Meinen Blog-Lesern ist wieder einmal ein toller Erfolg gelungen: Norbert Biermann, Thomas Bosbach und Matthew Brown haben die verschlüsselten Briefe von Karl I. gelöst, die ich vor ein paar Wochen vorgestellt habe.

English version (translated with DeepL)

Der englische König Karl I. (1600-1649) war bis kurz vor seiner Hinrichtung etwa ein Jahr lang auf der Isle of Wight, einer Insel vor der englischen Südküste, inhaftiert.

Quelle/Source: Wikimedia Commons

Wie man auf der Webseite von Satoshi Tomokiyo nachlesen kann, schrieb er von dort mehrere verschlüsselte Briefe an seinen Sohn. Ein weiteres Schreiben, das Satoshi aufführt, ging an den Adligen Edward Worsley.

Quelle/Source: British Library

 

Norbert, Thomas und Matthew finden die Lösung

Am 11. April 2021 habe ich die besagten Briefe auf meinem Blog vorgestellt. Norbert Biermann, den meine Leser längst als hervorragenden Codeknacker kennen, analysierte diese Kryptogramme und veröffentlichte seine Zwischenergebnisse als Kommentare zu meinem Artikel. Thomas Bosbach und Matthew Brown, ebenfalls keine Unbekannten auf diesem Blog, schlossen sich an. Als es zu umständlich wurde, die Diskussion über Blog-Kommentare zu führen, nahmen die drei miteinander Kontakt auf und tauschten sich fortan per E-Mail aus.

Mit Erfolg: Norbert, Thomas und Matthew konnten einen Nomenklator, den Karl I. für seine Briefe verwendet hatte, rekonstruieren. Damit konnten sie die Briefe vom 2. September, vom 3. Oktober sowie vom 6. und 7. November 1648 entschlüsseln. Die Briefe vom 1. August (an den Sohn) und vom 22. Mai (an Worsley) wurden dagegen mit einem anderen Nomenklator verfasst und bleiben daher vorläufig ungelöst.

Ich muss wohl nicht betonen, dass ich einmal mehr begeistert bin. Norbert, Thomas und Matthew haben etwas Tolles geleistet. Ich bin stolz, darüber auf meinem Blog berichten zu dürfen. Dazu muss ich mir noch nicht einmal viel aus den Fingern saugen, denn Norbert hat mir eine Beschreibung der Lösung geschickt, die keine Wünsche offen lässt – sogar inklusive englischer Übersetzung! Vielen Dank! So macht das Bloggen besonderen Spaß.

 

Vorbemerkungen

Norbert, Thomas und Matthew schreiben zu ihrer Lösung:

Beim Buchstabenteil des Nomenklators sind wir uns sehr sicher (Codegruppen 1 bis 90). Wegen der schönen Regelmäßigkeit konnten auch Codegruppen, die in den Briefen gar nicht vorkommen, zugeordnet werden (in der Übersicht grau dargestellt).

Der Wortteil eines Nomenklators aber kann normalerweise nicht komplett eindeutig rekonstruiert werden, und das gilt besonders, wenn so wenig Chiffrat zur Verfügung steht wie hier: es wird immer Codegruppen geben, die im Geheimtext selten auftauchen und bei denen verschiedene Zuordnungen möglich erscheinen. Im schlimmsten Fall kann jedoch ein falsch geratenes Wort den Sinn eines ganzen Absatzes völlig entstellen. Wir mussten deswegen sehr behutsam abwägen, ob unsere Annahmen sicher genug sind, und haben uns so gut wir konnten in den historischen Kontext eingearbeitet. Letztlich haben wir uns für ein „Ampel-System“ entschieden: grün markiert sind die Wörter, die wir für so gut wie sicher halten, gelb hingegen Vorschläge, die wir recht plausibel finden, ohne uns ganz sicher zu sein. Wörter, für die wir nur einen sehr spekulativen Vorschlag haben, sind rot markiert. Historiker sind bestimmt in der Lage, hier noch mehr Klarheit zu schaffen.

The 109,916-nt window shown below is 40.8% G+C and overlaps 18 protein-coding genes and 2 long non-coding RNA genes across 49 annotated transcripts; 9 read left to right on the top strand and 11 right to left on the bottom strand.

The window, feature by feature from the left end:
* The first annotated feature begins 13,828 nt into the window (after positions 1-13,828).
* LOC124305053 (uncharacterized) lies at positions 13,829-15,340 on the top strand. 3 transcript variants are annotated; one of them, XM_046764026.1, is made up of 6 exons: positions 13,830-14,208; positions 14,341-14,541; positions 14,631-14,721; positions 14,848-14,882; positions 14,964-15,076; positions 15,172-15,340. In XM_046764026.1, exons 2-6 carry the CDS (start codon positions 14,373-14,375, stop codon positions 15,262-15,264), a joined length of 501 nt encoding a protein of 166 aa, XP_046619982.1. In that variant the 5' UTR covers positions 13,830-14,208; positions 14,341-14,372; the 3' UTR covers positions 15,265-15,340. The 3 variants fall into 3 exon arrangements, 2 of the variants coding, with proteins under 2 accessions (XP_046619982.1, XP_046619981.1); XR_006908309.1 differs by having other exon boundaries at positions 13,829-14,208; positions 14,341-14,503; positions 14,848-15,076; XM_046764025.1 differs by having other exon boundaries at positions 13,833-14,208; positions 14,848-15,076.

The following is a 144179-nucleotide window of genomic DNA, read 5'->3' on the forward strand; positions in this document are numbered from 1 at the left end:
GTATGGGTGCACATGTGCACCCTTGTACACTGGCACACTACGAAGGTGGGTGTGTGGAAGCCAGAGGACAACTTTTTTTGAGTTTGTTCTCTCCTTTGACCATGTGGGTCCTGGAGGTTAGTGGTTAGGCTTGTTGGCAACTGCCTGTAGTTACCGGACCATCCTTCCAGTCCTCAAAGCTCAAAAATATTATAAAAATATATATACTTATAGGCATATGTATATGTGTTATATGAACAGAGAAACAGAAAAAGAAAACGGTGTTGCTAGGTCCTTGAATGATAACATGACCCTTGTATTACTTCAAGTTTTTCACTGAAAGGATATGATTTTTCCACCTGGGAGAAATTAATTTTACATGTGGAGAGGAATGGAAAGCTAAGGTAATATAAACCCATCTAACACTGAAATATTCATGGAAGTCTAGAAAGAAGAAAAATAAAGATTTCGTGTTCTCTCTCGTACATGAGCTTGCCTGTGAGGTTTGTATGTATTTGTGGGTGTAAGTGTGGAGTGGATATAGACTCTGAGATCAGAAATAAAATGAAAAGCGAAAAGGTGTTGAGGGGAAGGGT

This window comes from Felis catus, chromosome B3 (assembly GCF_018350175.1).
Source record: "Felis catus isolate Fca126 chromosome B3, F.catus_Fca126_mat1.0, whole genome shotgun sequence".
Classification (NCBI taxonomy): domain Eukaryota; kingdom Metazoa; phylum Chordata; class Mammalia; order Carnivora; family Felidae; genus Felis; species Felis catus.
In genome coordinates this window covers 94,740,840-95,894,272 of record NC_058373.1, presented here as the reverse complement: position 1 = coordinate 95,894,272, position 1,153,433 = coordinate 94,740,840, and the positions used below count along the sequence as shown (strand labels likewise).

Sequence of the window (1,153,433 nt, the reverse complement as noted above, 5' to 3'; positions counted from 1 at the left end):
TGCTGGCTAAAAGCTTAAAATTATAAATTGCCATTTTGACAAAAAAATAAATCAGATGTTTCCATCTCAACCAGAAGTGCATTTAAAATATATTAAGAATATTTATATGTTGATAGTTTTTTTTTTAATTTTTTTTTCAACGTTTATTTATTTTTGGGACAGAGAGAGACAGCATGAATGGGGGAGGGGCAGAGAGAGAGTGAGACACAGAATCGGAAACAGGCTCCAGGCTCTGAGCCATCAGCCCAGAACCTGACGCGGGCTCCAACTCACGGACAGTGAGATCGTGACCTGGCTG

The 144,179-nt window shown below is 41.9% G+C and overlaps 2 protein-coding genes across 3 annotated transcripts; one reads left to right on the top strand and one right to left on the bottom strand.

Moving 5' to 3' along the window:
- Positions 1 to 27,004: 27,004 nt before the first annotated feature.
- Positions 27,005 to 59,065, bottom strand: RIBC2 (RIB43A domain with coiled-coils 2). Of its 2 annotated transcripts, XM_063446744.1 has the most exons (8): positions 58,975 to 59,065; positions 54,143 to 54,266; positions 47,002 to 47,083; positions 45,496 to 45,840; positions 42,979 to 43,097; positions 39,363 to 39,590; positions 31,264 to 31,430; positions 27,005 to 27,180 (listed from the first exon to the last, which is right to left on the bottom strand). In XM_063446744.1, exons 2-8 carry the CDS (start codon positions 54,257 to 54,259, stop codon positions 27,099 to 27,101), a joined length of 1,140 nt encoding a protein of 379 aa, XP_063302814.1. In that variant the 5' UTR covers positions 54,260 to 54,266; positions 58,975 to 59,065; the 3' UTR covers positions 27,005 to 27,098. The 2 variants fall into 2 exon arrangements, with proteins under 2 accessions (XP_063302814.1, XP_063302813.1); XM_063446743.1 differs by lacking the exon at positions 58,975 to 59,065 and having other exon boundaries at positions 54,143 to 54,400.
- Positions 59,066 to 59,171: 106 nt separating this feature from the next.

Hier ist der von Norbert, Thomas und Matthew rekonstruierte Nomenklator:

Quelle/Source: Biermann, Bosbach, Brown

 

Anmerkungen

Hier sind noch einige Anmerkungen der drei erfolgreichen Dechiffrierer:

  • Bei der Schreibweise einiger Wörter (wie „wai“ statt „way“) haben wir uns an Charles orientiert.
  • 9x: Eine Zeile im Brief vom 2. Sept. hört mit „9“ auf (über „uncertainty of“). Wir vermuten, dass hier eine Ziffer x abgeschnitten ist und dass es sich bei 9x um eine Null handelt.
  • 142 = Argyll: Archibald Campbell, 1st Marquess of Argyll, der in Schottland die sogenannte „kirk party“ anführte und der wichtigste Gegenspieler der „Engager“ in Schottland war. Würde hier gut passen, ist aber reine Vermutung.
  • 189 = Culpeper: John Colepeper, 1st Baron Culpeper of Thoresway, der ein Vertrauter und Berater sowohl von Charles I als auch von Charles II war. Wird im Brief vom 7. November im Klartext namentlich erwähnt, aber wir haben keine direkten Belege, dass er „189“ ist.
  • 278 = fleet: Prinz Charles verfügte zu diesem Zeitpunkt tatsächlich über eine kleine Flotte (siehe z. B. hier, auf Englisch)
  • 334 = help: Hier könnte auch ein Ort bezeichnet sein, den Prinz Charles mit seiner Flotte ansteuern sollte.
  • 583 = Newport: Dieser Eintrag scheint als einziger nicht zur alphabetischen Sortierung zu passen. Wir halten es aber für möglich, dass Newport zusammen mit anderen Orten, die auf der Isle of Wight liegen (wie z. B. Carisbrooke Castle), unter W eingeordnet wurde.

 

Der historische Hintergrund

Norbert hat mir in seiner Mail außerdem folgende Hintergründe geliefert:

  • 14. November 1647: Charles I., der aus Hampton Court geflohen war, erreicht die Isle of Wight. Der dortige Gouverneur Robert Hammond lässt ihn auf Carisbrooke Castle festsetzen.
  • 26. Dezember 1647: Schottische Unterhändler unterzeichnen in Carisbrooke Castle das sogenannte „Engagement“, in dem u. a. Charles militärische Unterstützung zugesagt wird.
  • Januar 1648: Das englische Parlament beschließt, alle Verhandlungen mit dem König abzubrechen („Vote of No Addresses“).
  • Sommer 1648: Prinz Charles hat in Den Haag eine Affäre mit Lucy Walter.
  • 17.-19. August 1648: Die Armee der Engager wird in der Schlacht von Preston von Cromwell entscheidend geschlagen, was Charles zu erneuten Verhandlungen mit dem Parlament zwingt.
  • 2. September 1648: erster Brief von Charles I aus Carisbrooke Castle (mit Nachtrag vom 5. Sept.)
  • 18. September 1648: Beginn der Verhandlungen zwischen Parlament und König in Newport